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Sewing A Wedding Dress In A Mountain Cabin

1 May, 2002

Six Dresses, Three Weeks, And One Mountain Cabin Surrounded By Wildfires -- And You Thought Your Wedding Sewing Schedule Was Hectic

Mahwah, NJ - Sewing your daughter's wedding dress is a wonderful expression of love. But when you sew your daughter's wedding dress, as well as four bride's maids dresses, and the flower girl's dress on a three week deadline - "love" doesn't seem to be a strong enough word. Not only did Judy Fredenburgh manage to pull off this feat, but one of her three weeks of sewing was spent in a mountain cabin under the threat of wildfire.

"It was definitely an adventure," said Fredenburgh, the co-owner of Redlands Sewing Center in Redlands, CA. "I could not have done it without my computerized machines."

The series of events, which seem more like a movie-of-the-week than real life, began when Fredenburgh's daughter surprised her with the news that she was going to be married. Like most mothers, Fredenburgh was delighted with the news and ready to make good on her long-time promise to make her daughter's wedding gown, as well as the dresses for the other members of the wedding party.

Though her travel schedule would only allow three weeks to make the dresses, Fredenburgh was sure she could finish in the time for the big day. She was so confident in fact, that she planned to do some of the sewing during a weeklong stay with her husband in a mountain cabin. The cabin had electricity, and Fredenburgh took along her computerized Janome Memory Craft 9000 sewing machine and her computerized Janome Compulock serger.

"I was putting in 16 hour sewing days," says Fredenburgh. "But without the speed and precision of my Janome machines, it would have taken much longer."

With her two machines, yards of fabric, and sewing notions dominating the cabin, she was busily at work when the fires started getting close.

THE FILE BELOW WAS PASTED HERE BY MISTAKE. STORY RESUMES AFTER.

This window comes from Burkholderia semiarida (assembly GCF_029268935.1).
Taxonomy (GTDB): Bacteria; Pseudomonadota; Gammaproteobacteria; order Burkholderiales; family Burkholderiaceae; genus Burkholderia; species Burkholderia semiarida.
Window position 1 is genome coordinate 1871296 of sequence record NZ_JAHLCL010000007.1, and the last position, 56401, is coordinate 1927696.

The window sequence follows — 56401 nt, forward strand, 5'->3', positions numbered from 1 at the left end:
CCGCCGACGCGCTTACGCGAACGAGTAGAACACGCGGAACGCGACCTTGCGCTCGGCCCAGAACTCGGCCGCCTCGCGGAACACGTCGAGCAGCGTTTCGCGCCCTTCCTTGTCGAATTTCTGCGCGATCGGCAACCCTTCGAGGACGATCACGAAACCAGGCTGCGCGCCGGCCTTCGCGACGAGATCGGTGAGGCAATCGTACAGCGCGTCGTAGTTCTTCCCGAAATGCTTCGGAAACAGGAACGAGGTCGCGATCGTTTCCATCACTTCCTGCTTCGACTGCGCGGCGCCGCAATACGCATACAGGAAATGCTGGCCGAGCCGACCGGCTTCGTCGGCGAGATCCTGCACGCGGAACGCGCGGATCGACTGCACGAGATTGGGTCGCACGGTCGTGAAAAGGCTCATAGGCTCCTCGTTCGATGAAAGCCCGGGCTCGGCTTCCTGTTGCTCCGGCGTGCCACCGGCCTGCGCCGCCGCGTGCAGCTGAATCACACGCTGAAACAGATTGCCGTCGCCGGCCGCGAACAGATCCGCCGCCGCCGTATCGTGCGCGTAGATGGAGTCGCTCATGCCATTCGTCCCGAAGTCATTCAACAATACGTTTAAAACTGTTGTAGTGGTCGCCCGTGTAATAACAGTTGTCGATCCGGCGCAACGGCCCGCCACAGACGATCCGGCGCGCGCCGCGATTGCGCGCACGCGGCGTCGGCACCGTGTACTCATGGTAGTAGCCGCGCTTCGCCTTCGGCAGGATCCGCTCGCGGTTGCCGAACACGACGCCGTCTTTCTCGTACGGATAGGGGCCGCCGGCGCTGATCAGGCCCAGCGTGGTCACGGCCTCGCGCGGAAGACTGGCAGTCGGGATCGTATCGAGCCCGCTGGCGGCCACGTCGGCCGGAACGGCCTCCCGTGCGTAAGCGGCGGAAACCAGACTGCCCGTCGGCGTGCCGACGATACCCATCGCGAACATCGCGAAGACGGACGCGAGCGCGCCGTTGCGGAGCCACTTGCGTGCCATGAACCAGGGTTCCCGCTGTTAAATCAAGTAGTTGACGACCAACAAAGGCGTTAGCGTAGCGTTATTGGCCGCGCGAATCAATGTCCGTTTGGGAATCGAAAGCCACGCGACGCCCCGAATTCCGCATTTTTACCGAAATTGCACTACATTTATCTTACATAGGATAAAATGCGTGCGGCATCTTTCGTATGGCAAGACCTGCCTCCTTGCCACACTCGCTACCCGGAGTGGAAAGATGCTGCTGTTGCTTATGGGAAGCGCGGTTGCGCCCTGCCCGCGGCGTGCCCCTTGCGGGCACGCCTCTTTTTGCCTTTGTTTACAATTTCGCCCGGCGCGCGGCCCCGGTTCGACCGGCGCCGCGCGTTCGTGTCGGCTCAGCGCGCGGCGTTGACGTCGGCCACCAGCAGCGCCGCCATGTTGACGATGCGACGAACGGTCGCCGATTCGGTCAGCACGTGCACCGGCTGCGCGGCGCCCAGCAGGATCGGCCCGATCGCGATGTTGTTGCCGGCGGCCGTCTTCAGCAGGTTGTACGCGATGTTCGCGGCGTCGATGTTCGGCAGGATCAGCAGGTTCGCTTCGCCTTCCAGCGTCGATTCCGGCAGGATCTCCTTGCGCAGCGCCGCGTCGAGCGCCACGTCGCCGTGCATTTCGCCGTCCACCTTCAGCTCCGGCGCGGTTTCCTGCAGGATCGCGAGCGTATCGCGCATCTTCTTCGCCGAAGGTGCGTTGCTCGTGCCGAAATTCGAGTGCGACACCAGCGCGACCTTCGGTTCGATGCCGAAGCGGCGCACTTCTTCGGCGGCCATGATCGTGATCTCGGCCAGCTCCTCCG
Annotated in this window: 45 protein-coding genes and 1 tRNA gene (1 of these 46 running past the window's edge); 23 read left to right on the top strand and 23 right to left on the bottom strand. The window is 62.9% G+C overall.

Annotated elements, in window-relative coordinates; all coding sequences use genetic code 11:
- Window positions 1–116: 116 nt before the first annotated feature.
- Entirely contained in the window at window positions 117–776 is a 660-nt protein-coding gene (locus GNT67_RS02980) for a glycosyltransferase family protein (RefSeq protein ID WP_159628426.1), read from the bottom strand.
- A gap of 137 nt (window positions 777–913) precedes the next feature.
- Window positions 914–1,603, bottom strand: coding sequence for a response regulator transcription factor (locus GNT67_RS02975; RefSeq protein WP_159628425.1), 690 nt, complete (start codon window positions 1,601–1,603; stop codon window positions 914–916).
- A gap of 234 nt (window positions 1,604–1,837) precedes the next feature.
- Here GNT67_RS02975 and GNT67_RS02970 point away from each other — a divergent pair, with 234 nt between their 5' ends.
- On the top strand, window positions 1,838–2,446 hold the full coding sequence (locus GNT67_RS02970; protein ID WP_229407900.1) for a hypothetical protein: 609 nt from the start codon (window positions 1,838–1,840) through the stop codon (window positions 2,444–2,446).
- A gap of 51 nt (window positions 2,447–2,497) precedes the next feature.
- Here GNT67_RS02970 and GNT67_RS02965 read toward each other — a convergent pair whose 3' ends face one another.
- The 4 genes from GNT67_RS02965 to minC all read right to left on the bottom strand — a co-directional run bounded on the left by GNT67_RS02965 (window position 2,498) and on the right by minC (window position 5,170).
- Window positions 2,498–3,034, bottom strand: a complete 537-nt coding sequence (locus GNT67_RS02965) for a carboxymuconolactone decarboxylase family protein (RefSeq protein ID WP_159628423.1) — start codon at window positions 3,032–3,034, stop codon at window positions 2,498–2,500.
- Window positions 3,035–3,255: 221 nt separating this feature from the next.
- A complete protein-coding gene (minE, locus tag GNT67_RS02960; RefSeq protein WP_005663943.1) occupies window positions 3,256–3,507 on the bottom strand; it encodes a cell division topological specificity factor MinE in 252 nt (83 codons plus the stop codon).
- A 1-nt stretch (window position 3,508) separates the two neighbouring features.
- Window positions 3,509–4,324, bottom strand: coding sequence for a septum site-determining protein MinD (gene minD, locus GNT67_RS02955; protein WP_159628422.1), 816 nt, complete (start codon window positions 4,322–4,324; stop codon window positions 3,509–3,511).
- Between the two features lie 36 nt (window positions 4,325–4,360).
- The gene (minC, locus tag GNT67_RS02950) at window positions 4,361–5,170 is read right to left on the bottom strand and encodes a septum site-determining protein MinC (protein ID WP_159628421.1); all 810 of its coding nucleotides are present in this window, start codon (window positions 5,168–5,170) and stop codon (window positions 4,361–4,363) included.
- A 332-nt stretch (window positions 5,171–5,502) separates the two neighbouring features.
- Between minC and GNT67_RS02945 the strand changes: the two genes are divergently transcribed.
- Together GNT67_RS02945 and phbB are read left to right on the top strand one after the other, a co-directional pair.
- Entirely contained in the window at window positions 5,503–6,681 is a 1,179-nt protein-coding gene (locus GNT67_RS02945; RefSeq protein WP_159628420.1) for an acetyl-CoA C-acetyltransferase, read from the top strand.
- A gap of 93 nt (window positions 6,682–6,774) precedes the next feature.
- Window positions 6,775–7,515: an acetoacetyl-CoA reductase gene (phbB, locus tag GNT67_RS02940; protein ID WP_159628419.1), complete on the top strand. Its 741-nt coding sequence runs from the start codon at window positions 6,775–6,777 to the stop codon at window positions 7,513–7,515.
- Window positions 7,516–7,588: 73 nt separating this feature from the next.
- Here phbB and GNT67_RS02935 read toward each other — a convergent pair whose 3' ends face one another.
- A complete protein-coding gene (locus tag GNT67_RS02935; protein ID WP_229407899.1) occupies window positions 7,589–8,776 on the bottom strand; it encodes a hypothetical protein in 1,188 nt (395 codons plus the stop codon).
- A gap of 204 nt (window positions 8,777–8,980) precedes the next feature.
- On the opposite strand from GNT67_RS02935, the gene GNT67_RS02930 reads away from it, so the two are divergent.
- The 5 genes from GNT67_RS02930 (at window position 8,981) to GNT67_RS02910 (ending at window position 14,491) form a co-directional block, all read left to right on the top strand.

"I had to use the cabin bed for my sewing table," says Fredenburgh. "But it wasn't too bad . . . until the power started to go. While I was sewing, the power would flicker," she recalls.

Losing electrical power is inconvenient when you're using a sewing machine. But when you're using a serger, which cuts the excess fabric while it makes a finished seam, it can be absolutely nerve wracking. At one point, the power went off completely and Fredenburgh wondered what it might have done to the programming in her computerized machines. But when it came back on they were fine. She estimates she spent 159 hours sewing the dresses.

As a sewing instructor Fredenburgh doesn't recommend either a three week schedule or a mountain cabin for wedding sewing. But she still heartily recommends Janome machines.

"I tell my students that it saves so much time when you do it right the first time," says Fredenburgh. "From the specialty feet for attaching the beading on the veil to the perfect stitching on slippery satin, my Janome machines stood up to the test."

The Janome Sewing Machine Company was the first to introduce programmable computerized sewing machines for household use. Janome machines, which can be seen at, are recognized throughout the industry for ease-of-use and unsurpassed stitch quality.